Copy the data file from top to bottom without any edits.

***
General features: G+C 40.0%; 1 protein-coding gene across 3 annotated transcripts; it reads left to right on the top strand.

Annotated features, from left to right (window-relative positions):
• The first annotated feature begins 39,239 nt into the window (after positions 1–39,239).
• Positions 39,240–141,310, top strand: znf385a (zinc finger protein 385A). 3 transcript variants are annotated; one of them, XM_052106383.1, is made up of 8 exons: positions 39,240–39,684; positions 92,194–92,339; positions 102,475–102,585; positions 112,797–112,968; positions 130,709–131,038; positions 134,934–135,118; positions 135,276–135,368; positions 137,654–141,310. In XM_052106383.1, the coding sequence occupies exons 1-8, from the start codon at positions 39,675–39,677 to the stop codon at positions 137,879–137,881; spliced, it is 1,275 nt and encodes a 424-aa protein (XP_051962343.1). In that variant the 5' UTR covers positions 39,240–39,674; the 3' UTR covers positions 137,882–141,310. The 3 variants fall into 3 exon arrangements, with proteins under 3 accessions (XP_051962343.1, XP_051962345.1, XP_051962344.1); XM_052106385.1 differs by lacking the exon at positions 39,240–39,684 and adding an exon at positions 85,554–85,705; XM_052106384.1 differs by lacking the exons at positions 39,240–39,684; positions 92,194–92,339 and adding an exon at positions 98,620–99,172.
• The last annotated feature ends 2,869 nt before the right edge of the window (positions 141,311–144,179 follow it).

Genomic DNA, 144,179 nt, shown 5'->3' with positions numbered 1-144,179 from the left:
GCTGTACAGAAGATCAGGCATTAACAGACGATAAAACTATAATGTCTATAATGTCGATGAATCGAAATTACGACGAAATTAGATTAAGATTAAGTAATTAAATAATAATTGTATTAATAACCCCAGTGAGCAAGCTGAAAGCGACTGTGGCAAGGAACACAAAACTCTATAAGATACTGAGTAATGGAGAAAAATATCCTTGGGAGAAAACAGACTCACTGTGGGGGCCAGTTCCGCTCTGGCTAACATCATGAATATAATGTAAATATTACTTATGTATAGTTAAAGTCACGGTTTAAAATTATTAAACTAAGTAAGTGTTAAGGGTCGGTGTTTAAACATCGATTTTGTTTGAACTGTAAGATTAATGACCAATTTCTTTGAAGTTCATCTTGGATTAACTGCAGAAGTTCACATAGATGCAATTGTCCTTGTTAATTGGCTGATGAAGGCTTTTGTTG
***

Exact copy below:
General features: G+C 40.0%; 1 protein-coding gene across 3 annotated transcripts; it reads left to right on the top strand.

Annotated features, from left to right (window-relative positions):
• The first annotated feature begins 39,239 nt into the window (after positions 1–39,239).
• Positions 39,240–141,310, top strand: znf385a (zinc finger protein 385A). 3 transcript variants are annotated; one of them, XM_052106383.1, is made up of 8 exons: positions 39,240–39,684; positions 92,194–92,339; positions 102,475–102,585; positions 112,797–112,968; positions 130,709–131,038; positions 134,934–135,118; positions 135,276–135,368; positions 137,654–141,310. In XM_052106383.1, the coding sequence occupies exons 1-8, from the start codon at positions 39,675–39,677 to the stop codon at positions 137,879–137,881; spliced, it is 1,275 nt and encodes a 424-aa protein (XP_051962343.1). In that variant the 5' UTR covers positions 39,240–39,674; the 3' UTR covers positions 137,882–141,310. The 3 variants fall into 3 exon arrangements, with proteins under 3 accessions (XP_051962343.1, XP_051962345.1, XP_051962344.1); XM_052106385.1 differs by lacking the exon at positions 39,240–39,684 and adding an exon at positions 85,554–85,705; XM_052106384.1 differs by lacking the exons at positions 39,240–39,684; positions 92,194–92,339 and adding an exon at positions 98,620–99,172.
• The last annotated feature ends 2,869 nt before the right edge of the window (positions 141,311–144,179 follow it).

Genomic DNA, 144,179 nt, shown 5'->3' with positions numbered 1-144,179 from the left:
GCTGTACAGAAGATCAGGCATTAACAGACGATAAAACTATAATGTCTATAATGTCGATGAATCGAAATTACGACGAAATTAGATTAAGATTAAGTAATTAAATAATAATTGTATTAATAACCCCAGTGAGCAAGCTGAAAGCGACTGTGGCAAGGAACACAAAACTCTATAAGATACTGAGTAATGGAGAAAAATATCCTTGGGAGAAAACAGACTCACTGTGGGGGCCAGTTCCGCTCTGGCTAACATCATGAATATAATGTAAATATTACTTATGTATAGTTAAAGTCACGGTTTAAAATTATTAAACTAAGTAAGTGTTAAGGGTCGGTGTTTAAACATCGATTTTGTTTGAACTGTAAGATTAATGACCAATTTCTTTGAAGTTCATCTTGGATTAACTGCAGAAGTTCACATAGATGCAATTGTCCTTGTTAATTGGCTGATGAAGGCTTTTGTTG